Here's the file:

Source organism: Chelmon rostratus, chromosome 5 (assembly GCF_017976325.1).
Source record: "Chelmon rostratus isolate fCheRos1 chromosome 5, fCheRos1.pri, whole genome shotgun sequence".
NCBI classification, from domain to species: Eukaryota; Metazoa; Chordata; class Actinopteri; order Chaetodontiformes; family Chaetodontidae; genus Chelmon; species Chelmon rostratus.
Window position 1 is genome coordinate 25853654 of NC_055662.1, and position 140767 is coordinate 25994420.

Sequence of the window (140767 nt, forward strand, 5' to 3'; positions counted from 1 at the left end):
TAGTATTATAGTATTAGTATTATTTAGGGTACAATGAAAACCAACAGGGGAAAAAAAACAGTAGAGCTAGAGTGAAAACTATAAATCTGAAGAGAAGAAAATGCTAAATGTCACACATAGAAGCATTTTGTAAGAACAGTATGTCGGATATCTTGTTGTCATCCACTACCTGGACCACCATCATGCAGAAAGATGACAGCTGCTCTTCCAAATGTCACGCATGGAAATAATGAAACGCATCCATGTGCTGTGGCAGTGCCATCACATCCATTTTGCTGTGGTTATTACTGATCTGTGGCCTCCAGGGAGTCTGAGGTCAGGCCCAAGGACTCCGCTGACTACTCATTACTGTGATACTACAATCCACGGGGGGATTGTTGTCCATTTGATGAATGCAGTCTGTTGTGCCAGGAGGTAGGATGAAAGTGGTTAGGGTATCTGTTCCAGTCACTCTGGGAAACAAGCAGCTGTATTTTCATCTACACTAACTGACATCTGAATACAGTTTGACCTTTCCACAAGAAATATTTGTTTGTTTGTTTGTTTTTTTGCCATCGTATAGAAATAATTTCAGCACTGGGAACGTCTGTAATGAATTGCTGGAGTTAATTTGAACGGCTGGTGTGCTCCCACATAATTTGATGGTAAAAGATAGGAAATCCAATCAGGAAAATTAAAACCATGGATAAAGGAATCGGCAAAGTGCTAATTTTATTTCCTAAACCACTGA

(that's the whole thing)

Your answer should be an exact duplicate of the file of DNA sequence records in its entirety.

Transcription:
Source organism: Chelmon rostratus, chromosome 5 (assembly GCF_017976325.1).
Source record: "Chelmon rostratus isolate fCheRos1 chromosome 5, fCheRos1.pri, whole genome shotgun sequence".
NCBI classification, from domain to species: Eukaryota; Metazoa; Chordata; class Actinopteri; order Chaetodontiformes; family Chaetodontidae; genus Chelmon; species Chelmon rostratus.
Window position 1 is genome coordinate 25853654 of NC_055662.1, and position 140767 is coordinate 25994420.

Sequence of the window (140767 nt, forward strand, 5' to 3'; positions counted from 1 at the left end):
TAGTATTATAGTATTAGTATTATTTAGGGTACAATGAAAACCAACAGGGGAAAAAAAACAGTAGAGCTAGAGTGAAAACTATAAATCTGAAGAGAAGAAAATGCTAAATGTCACACATAGAAGCATTTTGTAAGAACAGTATGTCGGATATCTTGTTGTCATCCACTACCTGGACCACCATCATGCAGAAAGATGACAGCTGCTCTTCCAAATGTCACGCATGGAAATAATGAAACGCATCCATGTGCTGTGGCAGTGCCATCACATCCATTTTGCTGTGGTTATTACTGATCTGTGGCCTCCAGGGAGTCTGAGGTCAGGCCCAAGGACTCCGCTGACTACTCATTACTGTGATACTACAATCCACGGGGGGATTGTTGTCCATTTGATGAATGCAGTCTGTTGTGCCAGGAGGTAGGATGAAAGTGGTTAGGGTATCTGTTCCAGTCACTCTGGGAAACAAGCAGCTGTATTTTCATCTACACTAACTGACATCTGAATACAGTTTGACCTTTCCACAAGAAATATTTGTTTGTTTGTTTGTTTTTTTGCCATCGTATAGAAATAATTTCAGCACTGGGAACGTCTGTAATGAATTGCTGGAGTTAATTTGAACGGCTGGTGTGCTCCCACATAATTTGATGGTAAAAGATAGGAAATCCAATCAGGAAAATTAAAACCATGGATAAAGGAATCGGCAAAGTGCTAATTTTATTTCCTAAACCACTGA